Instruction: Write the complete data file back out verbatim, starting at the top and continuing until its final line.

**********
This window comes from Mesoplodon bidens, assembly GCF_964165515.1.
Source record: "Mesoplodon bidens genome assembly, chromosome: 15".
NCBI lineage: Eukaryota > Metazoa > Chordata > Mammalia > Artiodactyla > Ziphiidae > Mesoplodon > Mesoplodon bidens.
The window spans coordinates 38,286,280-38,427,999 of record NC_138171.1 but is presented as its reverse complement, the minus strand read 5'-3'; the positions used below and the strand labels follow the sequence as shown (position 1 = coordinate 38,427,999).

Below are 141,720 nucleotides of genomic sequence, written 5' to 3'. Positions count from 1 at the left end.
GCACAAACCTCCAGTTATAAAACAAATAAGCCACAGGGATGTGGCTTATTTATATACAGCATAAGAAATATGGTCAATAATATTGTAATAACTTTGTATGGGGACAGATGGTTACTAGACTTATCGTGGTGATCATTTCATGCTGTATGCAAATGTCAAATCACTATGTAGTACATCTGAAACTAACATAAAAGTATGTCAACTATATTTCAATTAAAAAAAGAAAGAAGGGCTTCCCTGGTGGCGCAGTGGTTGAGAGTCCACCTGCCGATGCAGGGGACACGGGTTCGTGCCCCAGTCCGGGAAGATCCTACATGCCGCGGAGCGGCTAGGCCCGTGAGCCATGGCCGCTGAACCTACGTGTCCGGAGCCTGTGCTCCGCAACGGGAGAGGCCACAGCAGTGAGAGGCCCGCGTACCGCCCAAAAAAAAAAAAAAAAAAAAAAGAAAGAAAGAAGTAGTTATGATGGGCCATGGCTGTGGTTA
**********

This window comes from Mesoplodon bidens, assembly GCF_964165515.1.
Source record: "Mesoplodon bidens genome assembly, chromosome: 15".
NCBI lineage: Eukaryota > Metazoa > Chordata > Mammalia > Artiodactyla > Ziphiidae > Mesoplodon > Mesoplodon bidens.
The window spans coordinates 38,286,280-38,427,999 of record NC_138171.1 but is presented as its reverse complement, the minus strand read 5'-3'; the positions used below and the strand labels follow the sequence as shown (position 1 = coordinate 38,427,999).

Below are 141,720 nucleotides of genomic sequence, written 5' to 3'. Positions count from 1 at the left end.
GCACAAACCTCCAGTTATAAAACAAATAAGCCACAGGGATGTGGCTTATTTATATACAGCATAAGAAATATGGTCAATAATATTGTAATAACTTTGTATGGGGACAGATGGTTACTAGACTTATCGTGGTGATCATTTCATGCTGTATGCAAATGTCAAATCACTATGTAGTACATCTGAAACTAACATAAAAGTATGTCAACTATATTTCAATTAAAAAAAGAAAGAAGGGCTTCCCTGGTGGCGCAGTGGTTGAGAGTCCACCTGCCGATGCAGGGGACACGGGTTCGTGCCCCAGTCCGGGAAGATCCTACATGCCGCGGAGCGGCTAGGCCCGTGAGCCATGGCCGCTGAACCTACGTGTCCGGAGCCTGTGCTCCGCAACGGGAGAGGCCACAGCAGTGAGAGGCCCGCGTACCGCCCAAAAAAAAAAAAAAAAAAAAAAGAAAGAAAGAAGTAGTTATGATGGGCCATGGCTGTGGTTA